Iowa Appeals Court Reduces Insurance Award to Swine Farm
The case is Unkrich Ag, Inc. v. Farm Bureau Property & Casualty Ins. Co., No. 19-0207 (Iowa Ct. App. Apr. 29, 2020).
On April 29, 2020, the Iowa Court of Appeals issued an opinion concerning an insurance company’s alleged breach of contract with a hog farmer. The court concluded that the farmer’s equipment was damaged by a power surge, but that the electrical system for the buildings was not harmed by a power surge. The court also modified the loss-of-income award to be within policy limits.
A farm operator owned several insured hog-confinement buildings. In June of 2015, a thunderstorm caused power outages in two of the hog buildings. After the back-up generator also failed, the farmer was able to restart the generator. When the building power was out, most of the hogs died from lack of ventilation.
After the generator restarted, the electrical system resumed functioning normally. However, following the storm, various farm equipment failures increased. In September, the farmer filed a claim with his insurance company claiming the lightning storm damaged the electrical system. The policy for the farmer’s confinement buildings only covered replacement costs for specific events, including a power surge. It also provided coverage for the farm equipment and any loss-of-income.
The insurance company hired an electrical engineer to determine the cause of the damage. The engineer visited the property twice and prepared reports each time. In the first report, the engineer ruled out lightning, stating the malfunctions were caused by a power surge from high winds. He also found signs of corrosion which would lead to the types of issues reported. In a second report, the engineer stated there was no evidence of damage due to a high-voltage power surge, but rather he attributed the damage to corrosion. The insurance company determined the damage was caused by the aging electrical system. Therefore, the farmer’s claims were not covered by the insurance policy. The farmer then filed this lawsuit against the insurance company alleging breach of contract.
At trial, the court heard testimony regarding the higher rate of farm equipment failure after the storm. One electrician testified that while he never determined the cause of the outages, he did recommended a rewiring of the buildings. The electrician explained that the eighteen-year old electrical system was older, but he clarified that did not necessarily mean the electrical system needed “serious remodeling.” The insurance company’s electrician indicated he did not view any lightning damage at the property, and even if there was, the equipment would fail immediately rather than over a period of several weeks. In its ruling, the trial court determined that a power surge was the cause of all the damage to the property and awarded the farmers $171,246.99 in property damages and $175,500.00 for loss-of-income damages, plus interest and costs. The insurer appealed.
Cause of Damage to Electrical System and Farm Equipment
On appeal, the insurance company argued that the damages to the electrical systems were not caused by a power surge. An insured party has the burden of proving that both the property and the damage claimed are covered under the existing policy. In this case, the farmer’s insurance policy only covered damages caused by certain events. The insurance policy at issue in this case covered damages caused by power surge but would not cover damages caused by corrosion.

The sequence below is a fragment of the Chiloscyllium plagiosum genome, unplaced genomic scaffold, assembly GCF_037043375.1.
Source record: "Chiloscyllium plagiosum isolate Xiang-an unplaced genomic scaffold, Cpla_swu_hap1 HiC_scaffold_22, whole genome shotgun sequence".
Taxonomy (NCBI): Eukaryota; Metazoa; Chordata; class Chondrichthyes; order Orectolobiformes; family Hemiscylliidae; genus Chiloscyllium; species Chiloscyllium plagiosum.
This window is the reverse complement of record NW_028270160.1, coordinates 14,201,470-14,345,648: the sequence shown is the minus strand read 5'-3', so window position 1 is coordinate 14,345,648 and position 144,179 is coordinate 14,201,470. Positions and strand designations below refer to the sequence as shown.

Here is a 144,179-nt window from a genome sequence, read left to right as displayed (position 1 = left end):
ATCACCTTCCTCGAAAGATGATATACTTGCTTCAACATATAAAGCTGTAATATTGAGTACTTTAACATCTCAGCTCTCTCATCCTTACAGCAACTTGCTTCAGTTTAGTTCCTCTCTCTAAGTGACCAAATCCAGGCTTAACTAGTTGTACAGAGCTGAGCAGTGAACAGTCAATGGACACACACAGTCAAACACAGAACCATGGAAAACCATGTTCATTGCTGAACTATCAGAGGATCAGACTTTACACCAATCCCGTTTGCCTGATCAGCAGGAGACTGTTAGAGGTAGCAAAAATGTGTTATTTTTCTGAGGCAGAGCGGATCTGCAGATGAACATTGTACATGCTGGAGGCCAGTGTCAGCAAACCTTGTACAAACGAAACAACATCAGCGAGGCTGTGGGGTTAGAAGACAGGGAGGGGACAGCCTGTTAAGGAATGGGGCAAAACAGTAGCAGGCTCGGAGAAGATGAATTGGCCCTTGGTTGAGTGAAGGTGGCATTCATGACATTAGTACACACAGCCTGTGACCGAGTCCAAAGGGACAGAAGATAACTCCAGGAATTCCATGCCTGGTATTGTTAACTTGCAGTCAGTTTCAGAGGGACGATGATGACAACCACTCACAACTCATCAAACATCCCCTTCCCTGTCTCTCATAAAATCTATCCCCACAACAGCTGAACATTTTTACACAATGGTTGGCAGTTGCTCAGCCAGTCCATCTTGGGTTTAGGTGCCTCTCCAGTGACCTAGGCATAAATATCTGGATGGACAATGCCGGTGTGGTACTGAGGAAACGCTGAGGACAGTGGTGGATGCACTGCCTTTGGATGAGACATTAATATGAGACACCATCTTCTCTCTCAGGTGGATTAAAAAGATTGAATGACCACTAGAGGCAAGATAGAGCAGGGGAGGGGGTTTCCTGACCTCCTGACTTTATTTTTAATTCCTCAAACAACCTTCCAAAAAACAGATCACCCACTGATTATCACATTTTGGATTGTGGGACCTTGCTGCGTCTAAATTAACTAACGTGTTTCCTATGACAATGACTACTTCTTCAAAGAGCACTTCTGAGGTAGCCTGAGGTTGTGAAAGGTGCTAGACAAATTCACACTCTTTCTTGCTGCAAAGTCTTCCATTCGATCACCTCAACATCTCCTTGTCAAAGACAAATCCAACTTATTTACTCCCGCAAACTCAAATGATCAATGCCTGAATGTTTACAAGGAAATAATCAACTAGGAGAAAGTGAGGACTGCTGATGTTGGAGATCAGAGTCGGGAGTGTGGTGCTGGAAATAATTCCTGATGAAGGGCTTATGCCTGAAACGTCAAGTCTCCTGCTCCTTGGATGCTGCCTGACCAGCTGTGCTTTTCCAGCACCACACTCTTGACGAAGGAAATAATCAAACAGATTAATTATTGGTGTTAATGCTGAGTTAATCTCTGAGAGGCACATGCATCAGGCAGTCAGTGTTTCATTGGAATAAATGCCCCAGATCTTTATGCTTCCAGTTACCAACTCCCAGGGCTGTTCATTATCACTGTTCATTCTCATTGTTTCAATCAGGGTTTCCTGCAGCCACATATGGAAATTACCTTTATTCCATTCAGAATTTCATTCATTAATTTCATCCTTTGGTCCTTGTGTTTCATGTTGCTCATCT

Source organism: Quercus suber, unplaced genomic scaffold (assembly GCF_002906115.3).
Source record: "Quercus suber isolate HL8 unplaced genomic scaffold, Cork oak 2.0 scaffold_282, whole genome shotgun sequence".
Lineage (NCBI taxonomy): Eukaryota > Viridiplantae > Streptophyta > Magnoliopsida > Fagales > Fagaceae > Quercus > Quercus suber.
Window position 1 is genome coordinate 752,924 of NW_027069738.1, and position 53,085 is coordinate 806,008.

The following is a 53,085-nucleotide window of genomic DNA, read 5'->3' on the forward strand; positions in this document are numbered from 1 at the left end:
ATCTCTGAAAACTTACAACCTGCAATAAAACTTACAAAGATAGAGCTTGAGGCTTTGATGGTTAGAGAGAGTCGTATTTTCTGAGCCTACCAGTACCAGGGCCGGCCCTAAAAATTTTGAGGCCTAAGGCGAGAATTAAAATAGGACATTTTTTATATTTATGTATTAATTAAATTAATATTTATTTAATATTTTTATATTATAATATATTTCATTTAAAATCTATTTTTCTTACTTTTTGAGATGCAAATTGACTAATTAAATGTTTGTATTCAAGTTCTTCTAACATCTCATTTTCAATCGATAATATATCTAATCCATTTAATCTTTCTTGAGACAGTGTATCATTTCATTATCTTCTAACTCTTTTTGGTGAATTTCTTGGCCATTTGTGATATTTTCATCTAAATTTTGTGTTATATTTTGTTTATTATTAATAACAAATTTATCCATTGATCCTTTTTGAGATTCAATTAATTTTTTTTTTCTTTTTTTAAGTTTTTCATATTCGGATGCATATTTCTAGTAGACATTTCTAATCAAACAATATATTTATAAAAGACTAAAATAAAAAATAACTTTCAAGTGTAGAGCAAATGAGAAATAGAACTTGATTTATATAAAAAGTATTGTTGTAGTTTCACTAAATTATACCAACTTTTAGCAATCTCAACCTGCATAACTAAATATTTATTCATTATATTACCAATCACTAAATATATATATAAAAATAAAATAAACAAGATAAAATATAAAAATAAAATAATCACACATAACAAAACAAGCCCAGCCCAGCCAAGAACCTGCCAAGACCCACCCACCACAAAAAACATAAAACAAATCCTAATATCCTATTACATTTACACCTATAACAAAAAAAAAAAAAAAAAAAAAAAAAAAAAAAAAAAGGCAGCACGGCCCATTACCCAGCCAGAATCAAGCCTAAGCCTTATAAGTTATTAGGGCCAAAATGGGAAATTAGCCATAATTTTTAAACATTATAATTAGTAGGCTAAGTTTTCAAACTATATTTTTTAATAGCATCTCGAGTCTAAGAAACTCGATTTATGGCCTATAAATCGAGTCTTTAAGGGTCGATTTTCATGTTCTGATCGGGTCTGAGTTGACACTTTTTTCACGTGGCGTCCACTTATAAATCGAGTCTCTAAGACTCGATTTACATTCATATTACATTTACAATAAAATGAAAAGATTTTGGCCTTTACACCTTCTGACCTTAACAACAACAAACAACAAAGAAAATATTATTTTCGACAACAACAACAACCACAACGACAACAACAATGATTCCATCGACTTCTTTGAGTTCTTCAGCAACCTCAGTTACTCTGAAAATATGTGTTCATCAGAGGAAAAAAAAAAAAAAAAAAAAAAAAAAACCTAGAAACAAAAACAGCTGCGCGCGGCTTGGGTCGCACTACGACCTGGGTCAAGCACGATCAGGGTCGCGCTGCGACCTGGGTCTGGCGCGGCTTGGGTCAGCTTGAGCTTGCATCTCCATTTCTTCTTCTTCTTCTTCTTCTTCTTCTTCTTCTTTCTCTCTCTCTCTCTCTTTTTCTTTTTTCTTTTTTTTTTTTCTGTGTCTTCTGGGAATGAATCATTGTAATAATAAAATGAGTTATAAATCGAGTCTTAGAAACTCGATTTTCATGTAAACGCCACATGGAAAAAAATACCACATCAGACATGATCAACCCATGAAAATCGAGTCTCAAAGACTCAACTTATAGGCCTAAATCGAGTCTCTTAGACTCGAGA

In the first report submitted to the insurance company, the electrical engineer believed that a power surge and corrosion caused the damage. After specifically examining the electrical system, the electrical engineer concluded that the malfunctions were from corrosion. The farmer testified that the electrical system worked after the storm. In light of these facts, the court found that substantial evidence did not support the trial court’s finding that the electrical system issues could be attributed to a power surge. The court thus reversed the trial court’s award of damages for the electrical system.
Conversely, the court noted that farm equipment such as fan motors, washing machines, and dryers began to fail at an increased rate after the storm. This included machines which had never experiences malfunctions before. The electrical engineer’s initial report concluded that the equipment failures were due to a power surge event. In light of this evidence, the court affirmed the district court finding that the equipment damage was covered under the policy. The court remanded to the district court to recalculate damages for costs not including the electrical system.
Each building’s coverage limit was $15,000 with a $2,500 deductible. The insurance company claimed that the trial court’s award of $175,500 for loss-of-income exceeded the policy limits.
Here, the farmer did not deny the policy limits, but claimed that the loss of income was due to delays caused by the insurance company and, in essence, a bad faith denial. However, the farmer sought monetary damages and brought a breach of contract claim, not a bad-faith claim.
The court ruled that the terms of the policy must apply equally to both parties according to the agreed upon coverage. The court thus found that the loss-of-income coverage was limited to $15,000 per building.
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